Thursday, September 25, 2008
Speaking of talented photographers, I was pleasantly surprised last week to discover a Luisa Rubines website up and running.
I met Luisa on my 2003 Camino. In All the Good Pilgrims, I described her as "a tornado with ringlets, an angular, intense young Galician woman, always halfway to somewhere." At that time, she was taking pictures for an exhibition on the theme of the esoteric Camino; more specifically, on el juego de la oca, "the Goose Game," the popular European children's board game (ancestor of our Snakes and Ladders) with roots in the Renaissance, which many see as an allegory for the pilgrimage to Santiago. Fittingly, we first met up in Logrono, where each of us was conducting our own inquiry into the life-size Goose Game that is laid down in stone in the plaza of the church of Santiago. We kept bumping into each other (it might be more accurate to say, "Luisa kept whizzing by me") all the way to Castrojeriz, where I hung up my walking shoes for that year.
When I reached Santiago in October 2004, Luisa's exhibition - De oca a oca polo Camino de Santiago - was on at the Museum of Pilgrimages. The 63 photos, displayed back-lit in the darkened gallery, presented the Camino as a magical and mystical journey of personal transformation. In the penultimate photo, just before the pilgrim/goose is reborn as a swan, the pilgrim/photographer leaves behind the bonfire of her old self and wades naked into the ocean at Finisterre to be born again. Leavening the seriousness of the theme were the king-size dice and the spiralling labyrinth of el juego de la oca on the gallery floor, which extended a playful invitation to the viewer to join the game.
The exhibition was a joy. I looked forward to following the trajectory of Luisa's career, even if from across an ocean. Yet when I started writing my book and went looking for her on the Web, I found that her old site was out of service. All the matches turned up by my Google searches turned into dead ends. (Ah, our wanderings in the labyrinth of the Internet!) From time to time, over the past three years, I have sent out Google search parties, but never with any results.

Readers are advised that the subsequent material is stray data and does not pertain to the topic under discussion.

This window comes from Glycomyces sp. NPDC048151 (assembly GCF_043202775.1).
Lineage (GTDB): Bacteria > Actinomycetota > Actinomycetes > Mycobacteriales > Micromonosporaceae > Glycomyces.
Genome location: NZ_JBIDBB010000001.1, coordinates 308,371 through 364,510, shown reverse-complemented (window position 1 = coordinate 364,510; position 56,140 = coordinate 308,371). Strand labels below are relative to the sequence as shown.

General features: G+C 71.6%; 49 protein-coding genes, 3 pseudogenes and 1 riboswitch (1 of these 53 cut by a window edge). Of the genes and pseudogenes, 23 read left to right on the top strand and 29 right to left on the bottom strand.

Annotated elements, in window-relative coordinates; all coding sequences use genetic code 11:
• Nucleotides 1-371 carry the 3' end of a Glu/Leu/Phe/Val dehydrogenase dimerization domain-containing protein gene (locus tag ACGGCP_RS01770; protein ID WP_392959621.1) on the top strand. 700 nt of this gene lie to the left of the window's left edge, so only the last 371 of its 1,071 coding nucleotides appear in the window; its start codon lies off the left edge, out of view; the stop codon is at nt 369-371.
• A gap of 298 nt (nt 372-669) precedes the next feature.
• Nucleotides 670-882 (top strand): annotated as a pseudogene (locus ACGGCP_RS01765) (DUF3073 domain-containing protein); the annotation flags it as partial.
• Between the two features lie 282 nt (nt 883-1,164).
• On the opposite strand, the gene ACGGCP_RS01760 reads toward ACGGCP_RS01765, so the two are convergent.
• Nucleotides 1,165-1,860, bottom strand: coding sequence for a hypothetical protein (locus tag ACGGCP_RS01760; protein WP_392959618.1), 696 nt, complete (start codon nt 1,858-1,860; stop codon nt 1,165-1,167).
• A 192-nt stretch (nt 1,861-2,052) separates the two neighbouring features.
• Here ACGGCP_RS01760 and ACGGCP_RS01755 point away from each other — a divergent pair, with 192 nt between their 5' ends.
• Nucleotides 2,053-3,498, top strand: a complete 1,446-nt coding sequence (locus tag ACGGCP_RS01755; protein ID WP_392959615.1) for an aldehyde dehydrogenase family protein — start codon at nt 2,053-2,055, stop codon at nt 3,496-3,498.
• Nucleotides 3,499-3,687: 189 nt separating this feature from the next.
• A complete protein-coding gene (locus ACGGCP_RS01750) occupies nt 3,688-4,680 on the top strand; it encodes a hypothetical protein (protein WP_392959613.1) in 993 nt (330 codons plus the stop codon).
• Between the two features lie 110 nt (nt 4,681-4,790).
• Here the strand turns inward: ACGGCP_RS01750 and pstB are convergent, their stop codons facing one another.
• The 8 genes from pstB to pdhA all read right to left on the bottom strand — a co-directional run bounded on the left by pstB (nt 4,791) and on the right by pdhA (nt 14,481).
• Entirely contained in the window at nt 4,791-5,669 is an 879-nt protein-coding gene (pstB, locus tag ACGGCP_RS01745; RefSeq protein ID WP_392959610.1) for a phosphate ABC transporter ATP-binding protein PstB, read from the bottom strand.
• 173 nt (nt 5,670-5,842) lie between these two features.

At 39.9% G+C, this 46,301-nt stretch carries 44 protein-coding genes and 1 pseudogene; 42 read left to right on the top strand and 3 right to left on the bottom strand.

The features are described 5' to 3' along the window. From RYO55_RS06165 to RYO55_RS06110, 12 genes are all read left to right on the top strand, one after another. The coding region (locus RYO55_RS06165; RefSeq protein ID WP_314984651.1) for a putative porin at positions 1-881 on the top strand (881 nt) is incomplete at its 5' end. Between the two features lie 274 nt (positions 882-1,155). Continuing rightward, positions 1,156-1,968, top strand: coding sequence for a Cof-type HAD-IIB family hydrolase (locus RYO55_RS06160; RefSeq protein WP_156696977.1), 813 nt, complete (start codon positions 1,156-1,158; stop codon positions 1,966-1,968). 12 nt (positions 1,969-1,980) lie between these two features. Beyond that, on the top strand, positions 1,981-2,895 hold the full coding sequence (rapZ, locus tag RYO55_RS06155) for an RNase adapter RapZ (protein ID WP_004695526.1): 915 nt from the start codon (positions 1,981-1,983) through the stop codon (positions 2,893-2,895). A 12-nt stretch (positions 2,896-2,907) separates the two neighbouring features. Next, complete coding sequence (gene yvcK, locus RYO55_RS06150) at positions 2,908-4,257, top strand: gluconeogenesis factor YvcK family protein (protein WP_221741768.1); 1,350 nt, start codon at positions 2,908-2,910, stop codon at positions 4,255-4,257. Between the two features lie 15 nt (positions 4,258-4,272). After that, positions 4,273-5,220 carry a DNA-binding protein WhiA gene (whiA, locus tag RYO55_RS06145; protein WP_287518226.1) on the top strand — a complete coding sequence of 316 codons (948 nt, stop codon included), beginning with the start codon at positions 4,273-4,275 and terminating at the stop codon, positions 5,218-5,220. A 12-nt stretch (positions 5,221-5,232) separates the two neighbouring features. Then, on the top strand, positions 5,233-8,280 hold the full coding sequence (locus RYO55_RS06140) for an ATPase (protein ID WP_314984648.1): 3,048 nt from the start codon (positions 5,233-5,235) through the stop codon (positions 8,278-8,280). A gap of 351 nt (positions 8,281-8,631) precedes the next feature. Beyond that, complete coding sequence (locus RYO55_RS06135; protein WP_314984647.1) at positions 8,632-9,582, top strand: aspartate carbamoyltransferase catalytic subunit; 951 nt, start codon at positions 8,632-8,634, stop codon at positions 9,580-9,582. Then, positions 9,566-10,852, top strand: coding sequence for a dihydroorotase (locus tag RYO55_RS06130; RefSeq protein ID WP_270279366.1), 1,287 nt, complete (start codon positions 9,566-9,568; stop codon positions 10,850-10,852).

And then last week, I decided to give her one more Google and opa! There she was! With only 8 Camino photos, her website is not as generously illustrated as one would hope. But there is a capture of Luisa's complete juego de la oca gameboard, as well as samples of her other work - colourful images of Cuba, dire photos of the homeless children of Mexico's slums, and a black-and-white gallery entitled Galicia profunda - "deepest, darkest Galicia"...
I'll send this to Luisa. With luck she'll get back to me with some explanation of where she's been hiding - and what's coming up next.
Friday, September 19, 2008
Here's a project for a brave photographer: shooting pilgrims' feet.
That's what Canadian visual artist Melinda Mollineaux did when she reached the end of the Camino this May. The results were on display recently at Ottawa's La Petite Mort gallery.
"I photographed the soles of pilgrims' feet in the Plaza de Obradoiro as we arrived in Santiago, the final destination of the pilgrimage. These photos were very special to take; they were like prayers as I knelt in front of each person, with a kind of joy, waiting as the light reflected off their feet into my camera. I spent those few seconds in awe of the fullness of a life's journey in each person - beautiful, tired and radiant - in front of me. If only we would daily approach everyone we meet like that."
What makes Mollineaux's images of the Camino unlike any you have seen before is that they are pinhole images shot with used and discarded cameras
(Pinhole cameras? takes me back to junior high physics class!) The colour images are painterly, the black-and-whites spectral, seeming to recall a lost time. I've taken the liberty of reproducing a couple of them here. There are lots more on Melinda's blog, Beauty is really good. Just look under the entry for September 8th and click on the "Small is Beautiful" slide show. There are some lovely "conventional" pictures of the Camino as well.